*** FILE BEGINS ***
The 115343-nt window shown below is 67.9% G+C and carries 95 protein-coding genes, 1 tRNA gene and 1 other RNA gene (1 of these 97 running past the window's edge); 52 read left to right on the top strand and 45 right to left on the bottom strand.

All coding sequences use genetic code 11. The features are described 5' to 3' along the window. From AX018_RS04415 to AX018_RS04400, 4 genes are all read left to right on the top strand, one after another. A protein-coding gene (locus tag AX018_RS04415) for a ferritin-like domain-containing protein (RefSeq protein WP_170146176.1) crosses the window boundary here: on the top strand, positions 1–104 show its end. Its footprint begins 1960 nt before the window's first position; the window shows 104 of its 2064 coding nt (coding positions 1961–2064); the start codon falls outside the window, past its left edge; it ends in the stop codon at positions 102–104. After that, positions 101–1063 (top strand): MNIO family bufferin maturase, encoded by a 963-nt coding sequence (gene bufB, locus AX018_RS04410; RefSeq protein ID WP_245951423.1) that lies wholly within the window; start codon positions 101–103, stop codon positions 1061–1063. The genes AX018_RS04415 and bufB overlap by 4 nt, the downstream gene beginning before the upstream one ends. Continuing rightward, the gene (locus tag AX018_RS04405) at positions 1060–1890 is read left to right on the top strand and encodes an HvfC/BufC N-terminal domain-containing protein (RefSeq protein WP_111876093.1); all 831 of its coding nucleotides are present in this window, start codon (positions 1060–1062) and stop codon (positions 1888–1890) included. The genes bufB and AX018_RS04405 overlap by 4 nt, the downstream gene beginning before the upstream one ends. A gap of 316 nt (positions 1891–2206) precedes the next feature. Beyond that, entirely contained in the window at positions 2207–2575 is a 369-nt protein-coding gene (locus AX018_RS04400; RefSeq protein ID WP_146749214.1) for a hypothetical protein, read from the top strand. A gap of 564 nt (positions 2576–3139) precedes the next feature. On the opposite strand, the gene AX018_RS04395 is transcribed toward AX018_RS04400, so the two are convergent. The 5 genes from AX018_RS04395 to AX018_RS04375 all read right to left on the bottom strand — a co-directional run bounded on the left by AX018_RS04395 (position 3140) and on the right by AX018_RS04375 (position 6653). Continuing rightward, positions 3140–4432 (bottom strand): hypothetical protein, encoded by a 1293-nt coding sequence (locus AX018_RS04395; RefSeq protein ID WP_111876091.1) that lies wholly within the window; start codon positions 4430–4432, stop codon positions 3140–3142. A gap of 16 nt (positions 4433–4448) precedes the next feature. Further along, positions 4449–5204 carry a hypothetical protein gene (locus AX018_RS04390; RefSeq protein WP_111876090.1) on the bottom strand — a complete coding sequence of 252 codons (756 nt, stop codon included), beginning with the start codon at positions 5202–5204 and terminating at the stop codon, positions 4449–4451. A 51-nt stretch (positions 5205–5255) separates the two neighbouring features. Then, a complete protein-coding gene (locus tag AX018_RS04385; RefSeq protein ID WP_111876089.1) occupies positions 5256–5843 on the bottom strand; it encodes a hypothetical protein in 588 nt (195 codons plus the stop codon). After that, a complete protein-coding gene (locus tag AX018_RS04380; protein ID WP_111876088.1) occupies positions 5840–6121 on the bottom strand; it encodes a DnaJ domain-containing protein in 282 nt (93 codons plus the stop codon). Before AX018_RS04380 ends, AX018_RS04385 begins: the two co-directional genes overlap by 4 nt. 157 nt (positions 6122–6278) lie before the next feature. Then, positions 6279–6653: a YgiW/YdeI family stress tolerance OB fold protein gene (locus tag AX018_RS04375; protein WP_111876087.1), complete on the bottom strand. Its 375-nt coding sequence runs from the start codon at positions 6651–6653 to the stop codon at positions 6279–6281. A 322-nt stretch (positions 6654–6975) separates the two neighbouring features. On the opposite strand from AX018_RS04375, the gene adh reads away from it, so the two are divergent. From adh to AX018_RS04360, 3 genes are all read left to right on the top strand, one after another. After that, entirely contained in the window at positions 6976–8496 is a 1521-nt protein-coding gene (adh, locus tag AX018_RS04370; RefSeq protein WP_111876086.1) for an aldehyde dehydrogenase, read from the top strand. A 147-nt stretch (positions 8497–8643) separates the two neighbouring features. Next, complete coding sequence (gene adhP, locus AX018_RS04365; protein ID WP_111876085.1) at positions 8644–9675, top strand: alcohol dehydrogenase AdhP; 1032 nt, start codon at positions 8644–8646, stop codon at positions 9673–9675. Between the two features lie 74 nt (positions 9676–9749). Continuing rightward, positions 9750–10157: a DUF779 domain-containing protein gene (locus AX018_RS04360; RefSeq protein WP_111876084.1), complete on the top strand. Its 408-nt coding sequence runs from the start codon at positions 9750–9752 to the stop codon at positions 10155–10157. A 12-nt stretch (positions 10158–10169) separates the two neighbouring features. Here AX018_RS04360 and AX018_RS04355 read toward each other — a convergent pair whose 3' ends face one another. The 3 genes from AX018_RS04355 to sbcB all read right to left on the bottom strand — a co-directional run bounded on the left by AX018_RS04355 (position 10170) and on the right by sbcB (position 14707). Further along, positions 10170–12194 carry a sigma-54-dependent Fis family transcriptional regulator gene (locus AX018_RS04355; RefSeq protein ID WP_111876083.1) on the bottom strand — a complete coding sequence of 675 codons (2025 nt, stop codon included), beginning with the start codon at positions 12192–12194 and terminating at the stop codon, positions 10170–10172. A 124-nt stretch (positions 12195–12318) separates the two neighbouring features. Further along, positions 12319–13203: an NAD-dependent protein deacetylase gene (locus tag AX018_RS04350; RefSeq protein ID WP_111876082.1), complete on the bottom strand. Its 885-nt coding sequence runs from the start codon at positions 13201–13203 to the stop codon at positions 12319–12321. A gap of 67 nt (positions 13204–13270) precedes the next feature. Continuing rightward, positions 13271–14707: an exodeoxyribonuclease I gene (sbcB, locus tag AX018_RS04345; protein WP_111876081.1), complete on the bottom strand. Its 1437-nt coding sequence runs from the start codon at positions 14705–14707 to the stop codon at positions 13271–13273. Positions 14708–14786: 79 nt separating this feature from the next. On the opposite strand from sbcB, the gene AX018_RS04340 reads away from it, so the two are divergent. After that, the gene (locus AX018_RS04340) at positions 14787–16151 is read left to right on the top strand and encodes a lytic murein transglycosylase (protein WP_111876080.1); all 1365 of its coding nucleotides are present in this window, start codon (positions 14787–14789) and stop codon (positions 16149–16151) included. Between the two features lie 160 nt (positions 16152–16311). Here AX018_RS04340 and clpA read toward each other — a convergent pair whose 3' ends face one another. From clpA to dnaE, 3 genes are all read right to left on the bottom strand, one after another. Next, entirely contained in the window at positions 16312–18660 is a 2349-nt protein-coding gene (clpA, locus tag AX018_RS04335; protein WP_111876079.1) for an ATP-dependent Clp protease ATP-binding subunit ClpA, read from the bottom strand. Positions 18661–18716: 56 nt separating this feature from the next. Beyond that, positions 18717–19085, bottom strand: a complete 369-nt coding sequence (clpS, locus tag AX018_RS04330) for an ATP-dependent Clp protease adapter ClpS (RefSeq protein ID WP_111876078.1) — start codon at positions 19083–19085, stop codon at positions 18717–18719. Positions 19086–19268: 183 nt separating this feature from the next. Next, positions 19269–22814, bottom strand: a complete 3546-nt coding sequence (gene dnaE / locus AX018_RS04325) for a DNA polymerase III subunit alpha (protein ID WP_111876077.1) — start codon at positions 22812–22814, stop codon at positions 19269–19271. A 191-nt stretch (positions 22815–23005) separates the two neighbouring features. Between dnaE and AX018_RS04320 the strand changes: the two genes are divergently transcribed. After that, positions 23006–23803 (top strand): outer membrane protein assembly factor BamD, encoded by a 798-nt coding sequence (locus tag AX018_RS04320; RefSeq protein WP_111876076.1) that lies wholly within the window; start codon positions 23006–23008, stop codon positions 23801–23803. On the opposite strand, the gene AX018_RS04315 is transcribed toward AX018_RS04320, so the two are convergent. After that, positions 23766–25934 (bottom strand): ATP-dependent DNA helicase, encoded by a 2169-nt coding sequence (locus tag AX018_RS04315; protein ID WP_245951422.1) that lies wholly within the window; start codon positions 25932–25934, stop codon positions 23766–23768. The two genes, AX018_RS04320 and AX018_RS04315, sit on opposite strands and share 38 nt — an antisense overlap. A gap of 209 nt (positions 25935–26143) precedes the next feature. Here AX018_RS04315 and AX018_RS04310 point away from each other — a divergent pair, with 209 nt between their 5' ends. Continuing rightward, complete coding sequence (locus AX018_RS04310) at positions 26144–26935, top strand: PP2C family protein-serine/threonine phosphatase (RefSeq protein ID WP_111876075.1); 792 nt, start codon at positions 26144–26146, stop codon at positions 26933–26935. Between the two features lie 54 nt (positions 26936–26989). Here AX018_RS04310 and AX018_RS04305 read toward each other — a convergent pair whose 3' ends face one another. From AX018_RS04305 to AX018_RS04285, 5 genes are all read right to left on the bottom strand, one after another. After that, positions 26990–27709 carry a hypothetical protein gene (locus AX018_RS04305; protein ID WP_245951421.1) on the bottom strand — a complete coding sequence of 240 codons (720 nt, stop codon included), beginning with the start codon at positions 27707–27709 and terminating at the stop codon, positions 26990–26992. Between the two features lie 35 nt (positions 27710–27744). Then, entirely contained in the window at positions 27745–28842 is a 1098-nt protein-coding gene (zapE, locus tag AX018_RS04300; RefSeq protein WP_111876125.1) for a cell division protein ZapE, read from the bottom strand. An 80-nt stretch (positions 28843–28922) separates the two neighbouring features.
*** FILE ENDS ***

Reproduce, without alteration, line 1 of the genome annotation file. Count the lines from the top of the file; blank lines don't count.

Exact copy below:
The 115343-nt window shown below is 67.9% G+C and carries 95 protein-coding genes, 1 tRNA gene and 1 other RNA gene (1 of these 97 running past the window's edge); 52 read left to right on the top strand and 45 right to left on the bottom strand.